Now, it is a well-ascertained and undoubtable fact that the passion of love animates the bosoms of red men as well as white.
There was an undoubtable noise of sawing, and I knew at once that a burglar was entering our home.
For then leaving virtue, it falls into disdained baseness, which is the undoubtable badge of one that will betray society.
She read in this singular alteration of his ways the undoubtable indication of an altered character.
He felt that her undoubtable quality had a non-individual flavour, as if standing for her class.
Was it only his habit in diplomatic affairs to doubt everything that was not undoubtable.
early 13c., "to dread, fear," from Old French doter "doubt, be doubtful; be afraid," from Latin dubitare "to doubt, question, hesitate, waver in opinion" (related to dubius "uncertain;" see dubious), originally "to have to choose between two things."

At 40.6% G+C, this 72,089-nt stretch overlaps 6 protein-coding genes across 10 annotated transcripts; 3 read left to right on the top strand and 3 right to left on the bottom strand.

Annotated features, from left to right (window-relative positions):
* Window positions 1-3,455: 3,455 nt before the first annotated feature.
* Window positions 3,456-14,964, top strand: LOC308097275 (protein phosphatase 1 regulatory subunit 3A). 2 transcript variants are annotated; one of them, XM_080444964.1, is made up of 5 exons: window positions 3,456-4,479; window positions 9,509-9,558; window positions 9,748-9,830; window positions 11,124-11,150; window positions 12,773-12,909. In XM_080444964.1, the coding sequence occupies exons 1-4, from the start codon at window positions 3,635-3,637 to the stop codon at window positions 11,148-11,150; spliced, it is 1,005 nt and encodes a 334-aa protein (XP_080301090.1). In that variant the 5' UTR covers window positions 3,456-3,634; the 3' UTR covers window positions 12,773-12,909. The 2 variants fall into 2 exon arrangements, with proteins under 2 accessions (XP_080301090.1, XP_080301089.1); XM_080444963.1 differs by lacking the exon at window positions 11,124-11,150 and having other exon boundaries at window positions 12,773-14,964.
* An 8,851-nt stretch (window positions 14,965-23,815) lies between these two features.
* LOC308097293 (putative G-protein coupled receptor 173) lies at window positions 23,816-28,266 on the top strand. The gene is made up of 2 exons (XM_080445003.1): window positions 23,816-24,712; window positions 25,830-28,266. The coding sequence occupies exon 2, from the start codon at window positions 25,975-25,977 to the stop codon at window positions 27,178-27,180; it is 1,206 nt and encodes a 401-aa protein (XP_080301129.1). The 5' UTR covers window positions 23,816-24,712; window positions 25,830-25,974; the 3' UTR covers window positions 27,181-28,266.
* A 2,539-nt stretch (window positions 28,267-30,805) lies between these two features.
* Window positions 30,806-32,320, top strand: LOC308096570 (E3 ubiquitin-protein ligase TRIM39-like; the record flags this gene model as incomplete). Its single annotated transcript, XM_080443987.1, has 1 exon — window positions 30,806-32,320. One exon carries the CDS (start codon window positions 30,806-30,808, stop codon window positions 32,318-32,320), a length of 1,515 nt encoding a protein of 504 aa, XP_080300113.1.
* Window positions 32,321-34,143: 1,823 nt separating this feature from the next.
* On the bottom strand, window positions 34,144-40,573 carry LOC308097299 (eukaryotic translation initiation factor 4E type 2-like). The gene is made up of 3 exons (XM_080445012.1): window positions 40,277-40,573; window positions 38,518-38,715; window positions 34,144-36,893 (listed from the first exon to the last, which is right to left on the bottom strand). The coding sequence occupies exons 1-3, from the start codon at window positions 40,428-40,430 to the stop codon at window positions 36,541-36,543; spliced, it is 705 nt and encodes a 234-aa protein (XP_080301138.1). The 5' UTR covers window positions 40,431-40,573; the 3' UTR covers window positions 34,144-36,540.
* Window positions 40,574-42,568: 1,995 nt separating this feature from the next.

The sense of "fear" developed in Old French and was passed on to English. Meaning "to be uncertain" is attested in English from c.1300. The -b- was restored 14c. by scribes in imitation of Latin. Replaced Old English tweogan (noun twynung), from tweon "two," on notion of "of two minds" or the choice of two implied in Latin dubitare (cf. German Zweifel "doubt," from zwei "two").
early 13c., from Old French dote (11c.) "fear, dread; doubt," from doter (see doubt (v.)).